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Wind Fall

Debra Fiakas

Angela Merkel’s coalition government may not have looked at the nuclear power question for anything more than a “cover your behind” solution.  Nonetheless, the wind industry sees last month’s decision to phase out Germany’s nuclear power generation industry by 2022 as  -  no pun intended  -  a windfall.  Policy makers say as much as half of the deficit left by the shutdown of nuclear power plants will need to be made up from other power sources, principally wind power.

This is no small undertaking.  A total of 21,607 wind turbines with an overall capacity of 27,214 MW were in service in Germany at the end of 2010.  To replace half of the nuclear power capacity going off-line by 2022, wind installations need to increase by as much as 40% by 2022.  German Wind Energy Institute (DEWI) reports that 1,551 MW of new wind power capacity was installed in 2010, well below goals for 1,900 MW installations.  The German wind power industry will need to maintain if not accelerate its current pace of development in order to meet Merkel’s nuclear replacement goal.  This means many new wind turbines sprouting up across the German countryside.

The most logical winner in this turn of events is Germany’s own Siemens AG (SI).  Siemens has dedicated considerable investment in developing its line of seven wind turbines models.  The company boasts 7,800 turbines installed around the world, producing over 8,800 MW of power a year.  For U.S. investors Siemen’s ADR has some appeal as it is priced at a multiple of 11.4 times forward earnings and offers a 2.8% dividend yield.  However, the stock trades not on its wind power business but on the relative strength of worldwide earnings against currency fluctuations and other macroeconomic factors.

Germany’s Nordex (NRDXF.PK) lays claim to first-mover status in the wind power world.  In 1995 with already a ten year track record in the wind business, Nordex was the first to put a megawatt system on the market.  Since its inception Nordex has installed more than 4,400 Nordex wind turbines with a total rated output of more than 6,500 megawatts in 34 countries around the world.  Of its large turnkey projects only a small portion are located in Germany.  Expect Nordex to make some aggressive moves to get a larger part of the domestic market.

Denmark’s Vestas Wind Systems (VWDRY.PK) is not in the least intimidated by the Siemens/Nordex home advantage.  That is because Vestas has installed over 43,000 turbines around the world with capacity to produce over 44,000 MW of power.  Over 5,800 of those turbines are in German and Vestas is likely to use its track record in Germany to get another big bite of the strudel so-to-speak.  That fact that Vestas does not report its financial results in the U.S. should not be a deterrent for U.S. investors.  The company provides financial information in English on its corporate web site.  Vestas ADRs trade on the Pink Quote system in the U.S. with fairly good volume and the bid/ask spread is reasonable.  Otherwise it is necessary to pick up shares on the Danish exchange.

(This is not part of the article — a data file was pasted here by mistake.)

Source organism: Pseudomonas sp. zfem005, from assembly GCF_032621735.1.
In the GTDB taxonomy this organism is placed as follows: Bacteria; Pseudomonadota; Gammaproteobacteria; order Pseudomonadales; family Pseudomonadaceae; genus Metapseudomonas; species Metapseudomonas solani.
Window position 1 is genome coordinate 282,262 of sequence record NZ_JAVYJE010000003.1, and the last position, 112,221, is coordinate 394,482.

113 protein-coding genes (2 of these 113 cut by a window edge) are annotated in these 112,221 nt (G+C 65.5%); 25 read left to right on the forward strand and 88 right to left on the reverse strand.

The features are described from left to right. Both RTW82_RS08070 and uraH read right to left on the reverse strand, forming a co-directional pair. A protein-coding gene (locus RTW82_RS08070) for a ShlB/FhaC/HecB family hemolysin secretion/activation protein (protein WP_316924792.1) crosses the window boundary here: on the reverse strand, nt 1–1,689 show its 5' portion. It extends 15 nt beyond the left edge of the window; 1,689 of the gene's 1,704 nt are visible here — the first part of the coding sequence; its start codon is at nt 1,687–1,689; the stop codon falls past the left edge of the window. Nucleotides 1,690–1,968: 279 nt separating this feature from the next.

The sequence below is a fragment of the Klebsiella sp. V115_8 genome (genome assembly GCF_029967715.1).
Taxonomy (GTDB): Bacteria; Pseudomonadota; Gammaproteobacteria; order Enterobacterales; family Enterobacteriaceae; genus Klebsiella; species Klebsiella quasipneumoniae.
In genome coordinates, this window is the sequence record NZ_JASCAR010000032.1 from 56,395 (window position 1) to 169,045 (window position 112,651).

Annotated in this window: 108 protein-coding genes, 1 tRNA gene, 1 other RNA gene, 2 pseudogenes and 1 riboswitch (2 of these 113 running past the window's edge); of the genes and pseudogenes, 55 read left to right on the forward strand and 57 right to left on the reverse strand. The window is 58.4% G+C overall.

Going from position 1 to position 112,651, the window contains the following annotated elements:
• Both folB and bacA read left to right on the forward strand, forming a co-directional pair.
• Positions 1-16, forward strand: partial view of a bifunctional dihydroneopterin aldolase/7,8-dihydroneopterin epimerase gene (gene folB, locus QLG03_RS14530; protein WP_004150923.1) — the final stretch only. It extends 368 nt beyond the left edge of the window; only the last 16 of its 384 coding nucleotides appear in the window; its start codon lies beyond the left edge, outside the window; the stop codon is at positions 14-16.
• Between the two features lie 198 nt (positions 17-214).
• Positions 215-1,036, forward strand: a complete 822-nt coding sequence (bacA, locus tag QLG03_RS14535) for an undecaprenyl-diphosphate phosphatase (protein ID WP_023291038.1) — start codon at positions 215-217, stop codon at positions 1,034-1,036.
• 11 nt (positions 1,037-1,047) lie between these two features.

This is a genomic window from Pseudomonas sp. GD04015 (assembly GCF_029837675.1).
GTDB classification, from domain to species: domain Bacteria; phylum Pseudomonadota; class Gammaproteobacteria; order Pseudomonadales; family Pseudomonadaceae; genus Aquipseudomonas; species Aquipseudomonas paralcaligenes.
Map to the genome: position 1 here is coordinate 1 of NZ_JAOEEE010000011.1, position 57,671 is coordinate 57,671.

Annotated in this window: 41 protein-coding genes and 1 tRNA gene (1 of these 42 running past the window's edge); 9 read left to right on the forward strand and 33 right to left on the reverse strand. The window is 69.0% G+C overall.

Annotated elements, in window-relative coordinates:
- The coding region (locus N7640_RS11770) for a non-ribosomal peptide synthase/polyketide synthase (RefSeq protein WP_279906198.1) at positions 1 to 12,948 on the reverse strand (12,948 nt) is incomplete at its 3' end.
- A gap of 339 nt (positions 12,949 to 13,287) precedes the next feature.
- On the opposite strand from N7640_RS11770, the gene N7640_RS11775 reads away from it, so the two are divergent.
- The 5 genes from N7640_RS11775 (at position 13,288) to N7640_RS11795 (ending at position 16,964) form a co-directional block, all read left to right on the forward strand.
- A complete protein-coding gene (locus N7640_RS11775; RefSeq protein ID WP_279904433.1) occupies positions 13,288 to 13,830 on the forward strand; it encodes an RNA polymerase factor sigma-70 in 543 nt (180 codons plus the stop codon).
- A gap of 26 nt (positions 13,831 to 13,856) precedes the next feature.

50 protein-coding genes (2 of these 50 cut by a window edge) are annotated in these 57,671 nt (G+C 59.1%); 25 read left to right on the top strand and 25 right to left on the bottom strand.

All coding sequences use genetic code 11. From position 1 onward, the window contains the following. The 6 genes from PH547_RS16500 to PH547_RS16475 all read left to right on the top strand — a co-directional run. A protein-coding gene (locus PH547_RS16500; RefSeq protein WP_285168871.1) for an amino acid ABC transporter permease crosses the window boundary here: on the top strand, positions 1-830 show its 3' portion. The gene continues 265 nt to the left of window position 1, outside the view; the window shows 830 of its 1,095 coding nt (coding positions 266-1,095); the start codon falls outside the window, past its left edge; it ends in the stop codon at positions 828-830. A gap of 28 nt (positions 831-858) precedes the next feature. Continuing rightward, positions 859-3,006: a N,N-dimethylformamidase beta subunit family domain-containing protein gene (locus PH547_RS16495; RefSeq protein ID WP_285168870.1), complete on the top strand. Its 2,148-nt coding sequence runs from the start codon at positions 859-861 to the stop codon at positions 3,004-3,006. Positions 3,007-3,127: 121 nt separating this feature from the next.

For small-cap sector purists it will be necessary to consider at PNE Wind (PNE3.DE) and REpower Systems AG (RPW.DE).  Both are Germany-based wind technology companies that are likely beneficiaries of domestic wind power policies.  

With a knack for developing and installing wind power projects, PNE Wind recently broke into the U.S. market with the sale of a wind farm to Black Hills Power near Belle Fourche, South Dakota.  (As a native, I can vouch for the fact that there are a lot of Germans in South Dakota.)  

REpower Systems is another wind turbine producer with a full product portfolio that ranges from wind turbines with an output from 1.8 MW up to 6.15 MW and rotor diameters from 82 up to 126 meters.  It boasts the ability to install workable solutions even in areas with weak wind experience.

In scrutinizing these company’s investors will need to take a magnifying glass to cash flows and capital expenditures.  Even a whiff of inadequate resources for investment would be a tip to stay away from long positions.  Also a good look at product portfolios would be helpful as sites for eventual wind power installations are identified.  Not all turbines are created equal and some may not be the right configuration for Germany’s landscape.

Debra Fiakas is the Managing Director of Crystal Equity Research, an alternative research resource on small capitalization companies in selected industries. 

Neither the author of the Small Cap Strategist web log, Crystal Equity Research nor its affiliates have a beneficial interest in the companies mentioned herein.  All stocks mentioned in this article are included in Crystal Equity Research’s Earth, Wind and Fire Index in the Wind Group.



was posted on AltEnergyStocks.com.


       

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